Dir: Shonali Bose, Nilesh Maniyar
Cast: Kalki Koechlin, Sayani Gupta, Revathy
Indian filmmakers tend to make cinematic heavy-handed spectacles out of physical/mental disabilities and depression. While this may sound like the entire filmography of Mr. Bhansali, it is an overall societal view of such conditions that forces directors to create pockets of lush escapism amidst darkness that should not be escaped.
It must be confronted, and perhaps not always with chest-beating drama, which is why Margarita, With a Straw—a film that chronicles a challenging and complex phase in the life of a girl with cerebral palsy (Kalki)—is a soul-sucking breath of freshness.
This is a film that attempts to make us comfortable with the viewing and experience of disability, by exposing us to its protagonist’s most monotonous and private moments.
I’ve often wondered how movie characters, even superheroes, deal with the most natural of life’s necessities; have we ever seen them taking a leak, eating, thinking, wiping or masturbating?
Miss Bose constructs an entire arc out of such silent routines, and intends for these mundane sequences to look matter-of-fact enough for viewers to wonder if the editing is off.
The adventures of Laila are shot with unrelenting intimacy; evident from the choice of a more centered 1.85:1 aspect ratio, and journeyman score that invokes the trials of a dysfunctional family—not because they’re weird, but because they don’t have a choice. There’s compromise all around, and not all of it is gloomy—the Little-Miss-Sunshine-style family van, Laila’s wheelchair shenanigans, her creativity, evocative writing, infatuations; and possibly a matriarchal family with the world’s most devastating luck, but with a life-goes-on resolve symbolised by the Sikh father’s (Kuljeet Singh) sweet and passive face.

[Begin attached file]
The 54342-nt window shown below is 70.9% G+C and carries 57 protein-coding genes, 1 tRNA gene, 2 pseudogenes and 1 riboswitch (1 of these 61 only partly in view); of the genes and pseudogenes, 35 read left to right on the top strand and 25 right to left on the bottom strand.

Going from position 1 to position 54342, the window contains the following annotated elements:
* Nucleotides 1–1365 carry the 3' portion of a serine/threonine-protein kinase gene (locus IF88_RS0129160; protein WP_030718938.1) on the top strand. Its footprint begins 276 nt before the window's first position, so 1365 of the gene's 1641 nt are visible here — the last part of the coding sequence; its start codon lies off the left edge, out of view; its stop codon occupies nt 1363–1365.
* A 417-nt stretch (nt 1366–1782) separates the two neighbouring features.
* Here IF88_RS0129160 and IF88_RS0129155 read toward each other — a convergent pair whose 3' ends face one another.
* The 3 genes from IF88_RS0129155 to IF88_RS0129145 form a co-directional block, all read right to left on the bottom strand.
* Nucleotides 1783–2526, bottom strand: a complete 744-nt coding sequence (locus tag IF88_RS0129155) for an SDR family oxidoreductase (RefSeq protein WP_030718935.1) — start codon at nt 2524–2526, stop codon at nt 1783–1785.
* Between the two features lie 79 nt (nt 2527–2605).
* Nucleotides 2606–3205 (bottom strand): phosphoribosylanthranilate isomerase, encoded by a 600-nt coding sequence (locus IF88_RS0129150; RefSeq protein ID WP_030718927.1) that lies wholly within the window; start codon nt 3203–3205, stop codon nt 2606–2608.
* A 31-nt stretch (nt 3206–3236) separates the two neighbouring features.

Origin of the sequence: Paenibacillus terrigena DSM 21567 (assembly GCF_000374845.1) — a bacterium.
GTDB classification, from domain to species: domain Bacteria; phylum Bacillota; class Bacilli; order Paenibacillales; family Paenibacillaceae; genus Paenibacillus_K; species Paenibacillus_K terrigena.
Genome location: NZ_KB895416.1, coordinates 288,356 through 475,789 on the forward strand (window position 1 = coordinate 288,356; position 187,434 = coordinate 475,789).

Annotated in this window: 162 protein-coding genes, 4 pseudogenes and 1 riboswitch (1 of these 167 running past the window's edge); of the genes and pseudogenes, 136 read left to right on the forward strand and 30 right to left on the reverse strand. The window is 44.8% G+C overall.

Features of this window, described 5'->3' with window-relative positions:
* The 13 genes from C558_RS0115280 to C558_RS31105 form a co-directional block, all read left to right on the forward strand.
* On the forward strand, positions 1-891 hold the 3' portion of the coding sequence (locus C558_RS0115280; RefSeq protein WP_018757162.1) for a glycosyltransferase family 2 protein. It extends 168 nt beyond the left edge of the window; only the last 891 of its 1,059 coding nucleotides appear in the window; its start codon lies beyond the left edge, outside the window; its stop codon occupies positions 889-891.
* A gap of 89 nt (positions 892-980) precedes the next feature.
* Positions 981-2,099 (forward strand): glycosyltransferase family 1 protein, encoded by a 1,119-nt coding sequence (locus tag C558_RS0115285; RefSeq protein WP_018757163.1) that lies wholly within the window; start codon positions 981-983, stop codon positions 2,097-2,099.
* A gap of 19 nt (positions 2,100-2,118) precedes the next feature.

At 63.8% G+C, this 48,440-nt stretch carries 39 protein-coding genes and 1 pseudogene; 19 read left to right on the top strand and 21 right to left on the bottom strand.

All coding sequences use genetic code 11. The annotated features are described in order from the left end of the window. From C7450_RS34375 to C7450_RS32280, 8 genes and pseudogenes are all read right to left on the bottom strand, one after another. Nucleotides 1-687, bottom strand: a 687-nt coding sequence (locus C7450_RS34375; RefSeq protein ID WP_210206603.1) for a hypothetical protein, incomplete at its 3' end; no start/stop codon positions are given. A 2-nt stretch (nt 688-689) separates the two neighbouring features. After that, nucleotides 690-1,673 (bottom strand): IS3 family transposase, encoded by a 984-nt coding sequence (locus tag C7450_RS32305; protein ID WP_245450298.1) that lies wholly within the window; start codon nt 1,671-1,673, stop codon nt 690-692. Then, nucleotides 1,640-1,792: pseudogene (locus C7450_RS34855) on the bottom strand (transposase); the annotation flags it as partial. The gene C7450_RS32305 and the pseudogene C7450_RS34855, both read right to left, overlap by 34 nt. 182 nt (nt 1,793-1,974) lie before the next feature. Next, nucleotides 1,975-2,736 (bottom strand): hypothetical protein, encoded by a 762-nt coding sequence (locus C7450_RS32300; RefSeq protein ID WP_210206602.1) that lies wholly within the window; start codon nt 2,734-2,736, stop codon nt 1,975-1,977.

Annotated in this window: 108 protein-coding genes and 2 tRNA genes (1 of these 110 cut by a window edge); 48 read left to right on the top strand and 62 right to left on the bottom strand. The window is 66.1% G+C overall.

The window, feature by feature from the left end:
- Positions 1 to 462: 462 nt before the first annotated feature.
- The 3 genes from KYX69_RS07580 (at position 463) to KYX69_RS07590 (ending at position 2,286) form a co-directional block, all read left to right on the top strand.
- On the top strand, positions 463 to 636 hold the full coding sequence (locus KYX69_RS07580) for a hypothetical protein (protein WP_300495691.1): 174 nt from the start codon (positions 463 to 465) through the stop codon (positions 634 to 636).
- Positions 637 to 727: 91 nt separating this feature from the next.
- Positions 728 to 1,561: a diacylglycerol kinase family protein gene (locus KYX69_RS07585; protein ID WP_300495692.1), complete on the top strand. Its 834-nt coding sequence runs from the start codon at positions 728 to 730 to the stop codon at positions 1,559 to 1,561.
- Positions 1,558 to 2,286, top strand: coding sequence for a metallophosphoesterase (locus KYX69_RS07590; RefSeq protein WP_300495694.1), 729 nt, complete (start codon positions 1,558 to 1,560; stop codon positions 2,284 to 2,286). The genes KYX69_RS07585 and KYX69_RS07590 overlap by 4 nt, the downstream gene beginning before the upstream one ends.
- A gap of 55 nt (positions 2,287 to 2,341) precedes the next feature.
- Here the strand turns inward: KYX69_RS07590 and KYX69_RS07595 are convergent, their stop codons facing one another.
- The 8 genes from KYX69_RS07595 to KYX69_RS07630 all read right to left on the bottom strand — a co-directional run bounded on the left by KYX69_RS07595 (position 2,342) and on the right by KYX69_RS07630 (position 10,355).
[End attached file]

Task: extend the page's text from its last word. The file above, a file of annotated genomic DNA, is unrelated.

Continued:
But the filmmakers dig deeper, bloodier and harder, hell-bent to prove that a sexual awakening, even in the face of despondency, disease and all-round gloom, remains an Indian mother’s worst nightmare.
Laila’s porn fixation, her struggles to understand sensual pleasure, and her ‘experimental’ phase is punctuated by an excitable first-touch affair with a blind Pakistani activist (Gupta; oozes confidence).
This overdose of disability tends to wear the viewer down, but the filmmaker casts a very non-theatrical eye on proceedings.
She concentrates more on the independence of this companionship, away from home and all the unsparing glances. The actors share brave chemistry here—where they choose to believe that they’re not misfits gravitating towards one another, but actual lovers in a regular world.
To put it crudely, they’re disabled lesbians from rival countries; and it’s quite a testament to Miss Bose’s stylistic language and storytelling that this brave film finds a medium for discussion in mainstream forums. Without blinking an eyelid, too.
Why America must always be this land of sexual revolution is beyond me, but apparently the liberal Manhattan landscape affords everyone an opportunity to find the right buttons, no pun intended.
There are parts however that seem less character-driven and more by machinations of a conflict-heavy movie plot. Laila’s curious interactions with a blue-eyed British student in NYU look too scheduled. Revathi is remarkable as the mother, but her reaction to Laila’s bisexual revelations seems a bit exaggerated.
I’d imagine she would be desensitized and less myopic after years of intense caretaking; her own disease only weighs down on what is already an overbearing plate of troubles.
But it’s Miss Koechlin’s impassioned portrayal of Laila that—despite a corny film-school cliché climax—gives this film a beating heart.
We’re not meant to escape her littlest expressions, thoughts, triumphs, rejections, labored movements and, most of all, her intelligent inescapable eyes.
She gives a fine, fine performance, one that feeds off the extreme close-ups and lens-intimacy, one that thrives on routines and methods, while exuding awareness of an uninterrupted, intense stage act.
Charming title aside, Margarita, with a Straw—though a crushing and demanding experience—deserves to be watched for her.
It’s a difficult film to watch, not because of the disabilities it tries to deal with, but because of the abilities of its vastly intelligent and afflicted characters to recognise the concept of ‘normalcy’.
*edited version published in Mumbai Mirror